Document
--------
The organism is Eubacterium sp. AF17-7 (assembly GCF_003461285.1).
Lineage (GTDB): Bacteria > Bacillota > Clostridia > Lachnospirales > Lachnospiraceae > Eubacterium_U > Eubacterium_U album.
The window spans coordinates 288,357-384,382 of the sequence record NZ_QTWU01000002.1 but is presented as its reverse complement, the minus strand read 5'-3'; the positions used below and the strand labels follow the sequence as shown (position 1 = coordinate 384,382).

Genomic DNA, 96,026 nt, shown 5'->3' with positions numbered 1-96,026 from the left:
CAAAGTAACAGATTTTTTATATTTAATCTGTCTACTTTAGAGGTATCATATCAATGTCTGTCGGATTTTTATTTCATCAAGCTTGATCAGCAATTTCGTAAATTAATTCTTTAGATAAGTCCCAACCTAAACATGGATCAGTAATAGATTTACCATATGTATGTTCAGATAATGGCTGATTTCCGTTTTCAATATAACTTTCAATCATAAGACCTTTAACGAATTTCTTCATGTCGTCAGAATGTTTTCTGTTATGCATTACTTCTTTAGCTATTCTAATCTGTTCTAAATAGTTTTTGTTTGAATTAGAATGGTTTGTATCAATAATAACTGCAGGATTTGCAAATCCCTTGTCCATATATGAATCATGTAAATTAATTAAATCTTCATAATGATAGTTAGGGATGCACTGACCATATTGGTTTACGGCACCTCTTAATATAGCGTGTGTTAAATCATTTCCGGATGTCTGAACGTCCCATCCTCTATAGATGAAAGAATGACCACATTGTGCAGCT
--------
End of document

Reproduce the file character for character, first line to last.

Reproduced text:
The organism is Eubacterium sp. AF17-7 (assembly GCF_003461285.1).
Lineage (GTDB): Bacteria > Bacillota > Clostridia > Lachnospirales > Lachnospiraceae > Eubacterium_U > Eubacterium_U album.
The window spans coordinates 288,357-384,382 of the sequence record NZ_QTWU01000002.1 but is presented as its reverse complement, the minus strand read 5'-3'; the positions used below and the strand labels follow the sequence as shown (position 1 = coordinate 384,382).

Genomic DNA, 96,026 nt, shown 5'->3' with positions numbered 1-96,026 from the left:
CAAAGTAACAGATTTTTTATATTTAATCTGTCTACTTTAGAGGTATCATATCAATGTCTGTCGGATTTTTATTTCATCAAGCTTGATCAGCAATTTCGTAAATTAATTCTTTAGATAAGTCCCAACCTAAACATGGATCAGTAATAGATTTACCATATGTATGTTCAGATAATGGCTGATTTCCGTTTTCAATATAACTTTCAATCATAAGACCTTTAACGAATTTCTTCATGTCGTCAGAATGTTTTCTGTTATGCATTACTTCTTTAGCTATTCTAATCTGTTCTAAATAGTTTTTGTTTGAATTAGAATGGTTTGTATCAATAATAACTGCAGGATTTGCAAATCCCTTGTCCATATATGAATCATGTAAATTAATTAAATCTTCATAATGATAGTTAGGGATGCACTGACCATATTGGTTTACGGCACCTCTTAATATAGCGTGTGTTAAATCATTTCCGGATGTCTGAACGTCCCATCCTCTATAGATGAAAGAATGACCACATTGTGCAGCT